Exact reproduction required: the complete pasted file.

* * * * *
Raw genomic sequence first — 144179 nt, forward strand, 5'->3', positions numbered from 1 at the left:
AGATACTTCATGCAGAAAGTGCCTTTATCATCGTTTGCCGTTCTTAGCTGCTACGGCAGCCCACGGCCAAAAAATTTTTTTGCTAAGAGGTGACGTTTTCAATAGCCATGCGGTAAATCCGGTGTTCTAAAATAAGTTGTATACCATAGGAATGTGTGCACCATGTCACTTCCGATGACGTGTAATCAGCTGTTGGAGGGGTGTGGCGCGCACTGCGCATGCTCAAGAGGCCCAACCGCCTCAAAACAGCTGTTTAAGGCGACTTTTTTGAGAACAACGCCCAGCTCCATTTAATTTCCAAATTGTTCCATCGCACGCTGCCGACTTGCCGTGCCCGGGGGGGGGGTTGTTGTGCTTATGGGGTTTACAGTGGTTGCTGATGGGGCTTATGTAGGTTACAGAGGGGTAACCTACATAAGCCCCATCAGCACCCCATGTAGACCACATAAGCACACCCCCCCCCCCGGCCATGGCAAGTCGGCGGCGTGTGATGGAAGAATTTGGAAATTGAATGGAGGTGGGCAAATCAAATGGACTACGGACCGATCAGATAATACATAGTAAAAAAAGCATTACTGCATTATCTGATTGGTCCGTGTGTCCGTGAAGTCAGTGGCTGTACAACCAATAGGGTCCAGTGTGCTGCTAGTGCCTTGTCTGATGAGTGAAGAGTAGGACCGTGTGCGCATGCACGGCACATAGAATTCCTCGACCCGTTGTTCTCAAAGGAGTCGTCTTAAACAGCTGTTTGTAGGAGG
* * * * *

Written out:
Raw genomic sequence first — 144179 nt, forward strand, 5'->3', positions numbered from 1 at the left:
AGATACTTCATGCAGAAAGTGCCTTTATCATCGTTTGCCGTTCTTAGCTGCTACGGCAGCCCACGGCCAAAAAATTTTTTTGCTAAGAGGTGACGTTTTCAATAGCCATGCGGTAAATCCGGTGTTCTAAAATAAGTTGTATACCATAGGAATGTGTGCACCATGTCACTTCCGATGACGTGTAATCAGCTGTTGGAGGGGTGTGGCGCGCACTGCGCATGCTCAAGAGGCCCAACCGCCTCAAAACAGCTGTTTAAGGCGACTTTTTTGAGAACAACGCCCAGCTCCATTTAATTTCCAAATTGTTCCATCGCACGCTGCCGACTTGCCGTGCCCGGGGGGGGGGTTGTTGTGCTTATGGGGTTTACAGTGGTTGCTGATGGGGCTTATGTAGGTTACAGAGGGGTAACCTACATAAGCCCCATCAGCACCCCATGTAGACCACATAAGCACACCCCCCCCCCCGGCCATGGCAAGTCGGCGGCGTGTGATGGAAGAATTTGGAAATTGAATGGAGGTGGGCAAATCAAATGGACTACGGACCGATCAGATAATACATAGTAAAAAAAGCATTACTGCATTATCTGATTGGTCCGTGTGTCCGTGAAGTCAGTGGCTGTACAACCAATAGGGTCCAGTGTGCTGCTAGTGCCTTGTCTGATGAGTGAAGAGTAGGACCGTGTGCGCATGCACGGCACATAGAATTCCTCGACCCGTTGTTCTCAAAGGAGTCGTCTTAAACAGCTGTTTGTAGGAGG